You may want to think twice before lighting up one of the newer tobacco products on the market. The so-called heat-not-burn (HNB) tobacco cigarette may not, in fact, be as harmless to your health as its manufacturer suggests.
The Phillip Morris International (PMI) company heralded its marketing of its HNB tobacco cigarettes as “a revolutionary technology that heats tobacco without burning it, giving you the true taste of tobacco, with no smoke, no ash and less smell.”
But does it really? A group of researchers associated with the universities of Bern, Lausanne and Lausanne/Geneva – all in Switzerland – looked into the matter. Their results, published online in the Journal of the American Medical Association/Internal Medicine on May 22, 2017, contradict PNI’s advertising.
The researchers utilized standardized, internationally acceptable methods to test PMI’s I-Quit-Ordinary-Smoking (IQOS) disposable tobacco stick and compare it to tobacco cigarettes. With a rate of two puffs per minute, they trapped the exhalant in a glass filter and performed numerous analyses to determine the smoke’s components.
The disposable tobacco stick is soaked in propylene glycol and when dried, is inserted into a HNB cigarette holder. On lighting with an electric blade, the stick is heated to 350 degrees Celsius (662 degrees Fahrenheit) to heat the tobacco, generating a sensation similar to smoking an ordinary cigarette.
Propylene glycol, which the United States Food and Drug Administration considers to be a safe product for human use, is used as a tobacco preservative, among other applications. Traditional tobacco cigarettes burn at less than 800 degrees Celsius, or 1472 degrees Fahrenheit.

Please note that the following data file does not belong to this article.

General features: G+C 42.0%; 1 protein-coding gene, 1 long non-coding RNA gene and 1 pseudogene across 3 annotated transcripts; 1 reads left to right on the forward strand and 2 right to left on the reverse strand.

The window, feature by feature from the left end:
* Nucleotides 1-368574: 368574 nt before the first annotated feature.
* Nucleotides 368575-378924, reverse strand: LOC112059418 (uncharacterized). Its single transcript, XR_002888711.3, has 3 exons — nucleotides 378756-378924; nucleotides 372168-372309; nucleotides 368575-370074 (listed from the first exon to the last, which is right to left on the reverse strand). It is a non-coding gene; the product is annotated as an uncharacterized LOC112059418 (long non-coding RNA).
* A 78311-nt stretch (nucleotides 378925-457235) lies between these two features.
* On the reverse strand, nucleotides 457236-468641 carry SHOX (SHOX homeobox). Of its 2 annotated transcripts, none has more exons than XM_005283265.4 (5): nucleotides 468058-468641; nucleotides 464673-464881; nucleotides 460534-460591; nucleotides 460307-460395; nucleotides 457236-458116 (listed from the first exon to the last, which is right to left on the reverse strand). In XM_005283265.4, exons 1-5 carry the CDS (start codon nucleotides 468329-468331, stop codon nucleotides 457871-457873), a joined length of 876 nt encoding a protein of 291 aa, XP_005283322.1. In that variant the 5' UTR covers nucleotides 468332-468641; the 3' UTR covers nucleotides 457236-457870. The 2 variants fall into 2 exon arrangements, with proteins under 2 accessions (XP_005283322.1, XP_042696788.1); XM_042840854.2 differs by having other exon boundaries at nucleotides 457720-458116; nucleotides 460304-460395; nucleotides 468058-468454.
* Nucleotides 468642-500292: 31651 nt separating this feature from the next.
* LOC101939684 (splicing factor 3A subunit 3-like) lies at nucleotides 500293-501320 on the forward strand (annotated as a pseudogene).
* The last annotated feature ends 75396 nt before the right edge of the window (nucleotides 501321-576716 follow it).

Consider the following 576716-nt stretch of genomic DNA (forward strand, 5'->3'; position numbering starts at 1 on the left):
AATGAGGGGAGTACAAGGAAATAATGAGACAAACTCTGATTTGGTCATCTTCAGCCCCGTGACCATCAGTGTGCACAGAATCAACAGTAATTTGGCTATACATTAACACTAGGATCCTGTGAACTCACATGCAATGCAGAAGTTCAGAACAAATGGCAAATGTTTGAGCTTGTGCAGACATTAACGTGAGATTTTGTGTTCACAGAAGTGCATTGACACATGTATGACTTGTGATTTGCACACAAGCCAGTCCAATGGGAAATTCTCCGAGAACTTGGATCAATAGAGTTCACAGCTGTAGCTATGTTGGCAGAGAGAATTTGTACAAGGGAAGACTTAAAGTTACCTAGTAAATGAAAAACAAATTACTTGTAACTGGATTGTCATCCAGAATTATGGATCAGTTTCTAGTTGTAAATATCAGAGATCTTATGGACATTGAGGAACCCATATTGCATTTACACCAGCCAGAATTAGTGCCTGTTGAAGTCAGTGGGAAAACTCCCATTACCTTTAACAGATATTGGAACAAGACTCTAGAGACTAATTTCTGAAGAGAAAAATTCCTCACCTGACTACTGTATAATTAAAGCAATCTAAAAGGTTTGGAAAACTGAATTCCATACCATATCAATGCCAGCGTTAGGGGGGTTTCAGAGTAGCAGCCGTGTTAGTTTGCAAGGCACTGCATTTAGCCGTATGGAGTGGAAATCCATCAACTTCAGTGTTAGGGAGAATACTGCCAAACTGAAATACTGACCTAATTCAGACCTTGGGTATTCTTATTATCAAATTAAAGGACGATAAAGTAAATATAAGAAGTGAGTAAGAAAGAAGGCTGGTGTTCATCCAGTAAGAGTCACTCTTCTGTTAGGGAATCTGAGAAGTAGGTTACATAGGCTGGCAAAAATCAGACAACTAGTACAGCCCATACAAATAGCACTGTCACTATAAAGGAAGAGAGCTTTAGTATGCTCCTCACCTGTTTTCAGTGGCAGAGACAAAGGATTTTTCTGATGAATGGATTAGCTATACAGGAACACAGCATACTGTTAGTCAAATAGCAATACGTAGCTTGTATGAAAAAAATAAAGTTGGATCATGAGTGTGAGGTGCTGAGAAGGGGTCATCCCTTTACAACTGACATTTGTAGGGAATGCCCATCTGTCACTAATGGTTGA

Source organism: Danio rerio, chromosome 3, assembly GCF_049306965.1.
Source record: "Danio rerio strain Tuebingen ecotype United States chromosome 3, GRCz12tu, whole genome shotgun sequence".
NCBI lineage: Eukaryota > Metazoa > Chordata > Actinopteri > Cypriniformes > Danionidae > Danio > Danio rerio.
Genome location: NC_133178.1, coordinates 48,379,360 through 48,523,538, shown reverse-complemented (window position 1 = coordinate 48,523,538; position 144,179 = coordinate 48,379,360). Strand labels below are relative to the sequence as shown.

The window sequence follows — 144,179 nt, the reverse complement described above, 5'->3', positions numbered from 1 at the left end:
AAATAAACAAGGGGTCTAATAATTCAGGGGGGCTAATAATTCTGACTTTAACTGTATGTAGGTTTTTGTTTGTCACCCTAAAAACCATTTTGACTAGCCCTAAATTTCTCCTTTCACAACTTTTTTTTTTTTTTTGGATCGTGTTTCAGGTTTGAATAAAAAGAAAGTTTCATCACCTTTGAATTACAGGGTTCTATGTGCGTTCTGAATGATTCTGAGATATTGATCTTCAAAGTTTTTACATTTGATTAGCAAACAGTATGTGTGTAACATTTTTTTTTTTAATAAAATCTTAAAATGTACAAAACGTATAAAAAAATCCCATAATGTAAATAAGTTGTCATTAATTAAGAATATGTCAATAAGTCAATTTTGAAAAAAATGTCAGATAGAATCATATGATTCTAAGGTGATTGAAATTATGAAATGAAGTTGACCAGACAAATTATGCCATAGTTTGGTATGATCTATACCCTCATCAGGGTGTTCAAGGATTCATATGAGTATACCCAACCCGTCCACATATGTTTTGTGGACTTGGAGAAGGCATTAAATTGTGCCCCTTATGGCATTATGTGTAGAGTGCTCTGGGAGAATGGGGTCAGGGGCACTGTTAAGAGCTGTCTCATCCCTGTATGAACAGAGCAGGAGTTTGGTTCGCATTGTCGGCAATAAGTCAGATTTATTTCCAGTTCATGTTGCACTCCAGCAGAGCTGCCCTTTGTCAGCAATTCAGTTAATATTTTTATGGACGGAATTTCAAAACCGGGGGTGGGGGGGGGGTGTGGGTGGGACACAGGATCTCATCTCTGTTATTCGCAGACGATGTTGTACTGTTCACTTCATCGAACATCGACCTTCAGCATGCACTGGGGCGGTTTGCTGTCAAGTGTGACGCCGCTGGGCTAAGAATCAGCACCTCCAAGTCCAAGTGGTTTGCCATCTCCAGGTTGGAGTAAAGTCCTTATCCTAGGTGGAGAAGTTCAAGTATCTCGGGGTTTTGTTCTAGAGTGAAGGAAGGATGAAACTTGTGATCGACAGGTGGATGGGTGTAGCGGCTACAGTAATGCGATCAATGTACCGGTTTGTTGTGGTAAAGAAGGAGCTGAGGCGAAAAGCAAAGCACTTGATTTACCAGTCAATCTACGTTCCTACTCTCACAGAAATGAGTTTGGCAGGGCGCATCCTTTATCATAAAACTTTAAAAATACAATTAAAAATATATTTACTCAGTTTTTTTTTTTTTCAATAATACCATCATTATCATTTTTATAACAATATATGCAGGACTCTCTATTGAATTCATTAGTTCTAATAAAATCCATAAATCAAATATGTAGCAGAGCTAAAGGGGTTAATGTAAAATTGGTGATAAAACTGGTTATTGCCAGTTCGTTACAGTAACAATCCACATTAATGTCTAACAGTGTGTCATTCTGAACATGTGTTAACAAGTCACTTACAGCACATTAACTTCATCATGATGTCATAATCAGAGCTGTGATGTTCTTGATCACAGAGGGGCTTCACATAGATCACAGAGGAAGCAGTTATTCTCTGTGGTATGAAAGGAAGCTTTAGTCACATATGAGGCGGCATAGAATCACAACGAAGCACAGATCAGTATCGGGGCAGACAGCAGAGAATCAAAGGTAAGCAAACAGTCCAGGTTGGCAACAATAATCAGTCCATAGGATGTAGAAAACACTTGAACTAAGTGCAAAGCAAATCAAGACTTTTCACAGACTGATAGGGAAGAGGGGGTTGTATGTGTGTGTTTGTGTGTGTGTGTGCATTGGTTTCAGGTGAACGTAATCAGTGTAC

In their study, the researchers discovered that HNB cigarettes contain 84% of the nicotine found in traditional cigarettes. While nicotine in and of itself is not considered to be a carcinogen in humans, its inhalation has been postulated to cause tumors that can become cancerous.
Among the smoke’s chemicals, the scientists and medical professionals isolated carbon monoxide and ones with names like acroleine, benzaldehyde, formaldehyde and acenaphthene, among more than two dozen others. Respectively, percentages of the latter four chemicals, compared with cigarettes, came in at 82%, 50%, 74% and 295%. None of the other chemicals were greater than 41% of the amount found in a regular cigarette.
The team utilized IQOS disposable tobacco sticks from Phillip Morris, Marlboro and Heets, comparing them with Lucky Strike and Blue Lights cigarettes.
HNB cigarettes are sold in at least 19 countries worldwide, but not currently in the United States. Japanese respondents to an internet survey published in 2015 showed former and current smokers, as well as people ages 15-39 were inclined to smoke a HNB tobacco stick.
As strengths, this study breaks ground by shedding light on the potential deleterious effects of smoking HNB cigarettes. It also highlights that HNB cigarette smoke can be considered second-hand smoke.
As a limitation, the study could have utilized a greater number of cigarette brands when comparing HNB and conventional varieties.
Overall, the study shows that while inhaled smoke is ephemeral, its consequences may not be.
Written By: Susan Mercer Hinrichs, MA, MBA, CPhT